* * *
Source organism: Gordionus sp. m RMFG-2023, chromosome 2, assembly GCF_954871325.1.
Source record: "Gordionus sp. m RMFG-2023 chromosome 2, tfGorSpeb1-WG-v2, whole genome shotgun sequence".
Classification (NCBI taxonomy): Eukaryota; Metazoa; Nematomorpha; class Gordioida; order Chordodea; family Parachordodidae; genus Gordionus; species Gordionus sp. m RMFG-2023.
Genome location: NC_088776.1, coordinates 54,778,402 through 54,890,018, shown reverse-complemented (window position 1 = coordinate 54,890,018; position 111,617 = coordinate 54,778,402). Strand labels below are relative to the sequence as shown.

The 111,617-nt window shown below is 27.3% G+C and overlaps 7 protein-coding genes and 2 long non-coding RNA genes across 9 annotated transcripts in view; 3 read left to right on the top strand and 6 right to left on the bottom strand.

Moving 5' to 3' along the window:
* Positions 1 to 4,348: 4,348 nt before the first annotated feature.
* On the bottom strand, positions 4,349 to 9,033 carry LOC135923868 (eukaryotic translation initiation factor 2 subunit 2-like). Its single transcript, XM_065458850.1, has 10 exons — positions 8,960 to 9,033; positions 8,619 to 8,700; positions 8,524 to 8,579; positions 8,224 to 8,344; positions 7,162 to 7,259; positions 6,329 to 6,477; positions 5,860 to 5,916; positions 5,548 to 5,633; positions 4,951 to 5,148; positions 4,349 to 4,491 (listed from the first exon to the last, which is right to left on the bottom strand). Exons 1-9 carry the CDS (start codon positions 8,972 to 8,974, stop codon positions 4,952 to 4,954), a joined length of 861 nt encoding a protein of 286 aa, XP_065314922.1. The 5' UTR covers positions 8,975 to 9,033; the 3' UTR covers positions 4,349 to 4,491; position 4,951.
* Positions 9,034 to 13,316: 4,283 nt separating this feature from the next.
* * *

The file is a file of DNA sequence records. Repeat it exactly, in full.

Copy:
Source organism: Gordionus sp. m RMFG-2023, chromosome 2, assembly GCF_954871325.1.
Source record: "Gordionus sp. m RMFG-2023 chromosome 2, tfGorSpeb1-WG-v2, whole genome shotgun sequence".
Classification (NCBI taxonomy): Eukaryota; Metazoa; Nematomorpha; class Gordioida; order Chordodea; family Parachordodidae; genus Gordionus; species Gordionus sp. m RMFG-2023.
Genome location: NC_088776.1, coordinates 54,778,402 through 54,890,018, shown reverse-complemented (window position 1 = coordinate 54,890,018; position 111,617 = coordinate 54,778,402). Strand labels below are relative to the sequence as shown.

The 111,617-nt window shown below is 27.3% G+C and overlaps 7 protein-coding genes and 2 long non-coding RNA genes across 9 annotated transcripts in view; 3 read left to right on the top strand and 6 right to left on the bottom strand.

Moving 5' to 3' along the window:
* Positions 1 to 4,348: 4,348 nt before the first annotated feature.
* On the bottom strand, positions 4,349 to 9,033 carry LOC135923868 (eukaryotic translation initiation factor 2 subunit 2-like). Its single transcript, XM_065458850.1, has 10 exons — positions 8,960 to 9,033; positions 8,619 to 8,700; positions 8,524 to 8,579; positions 8,224 to 8,344; positions 7,162 to 7,259; positions 6,329 to 6,477; positions 5,860 to 5,916; positions 5,548 to 5,633; positions 4,951 to 5,148; positions 4,349 to 4,491 (listed from the first exon to the last, which is right to left on the bottom strand). Exons 1-9 carry the CDS (start codon positions 8,972 to 8,974, stop codon positions 4,952 to 4,954), a joined length of 861 nt encoding a protein of 286 aa, XP_065314922.1. The 5' UTR covers positions 8,975 to 9,033; the 3' UTR covers positions 4,349 to 4,491; position 4,951.
* Positions 9,034 to 13,316: 4,283 nt separating this feature from the next.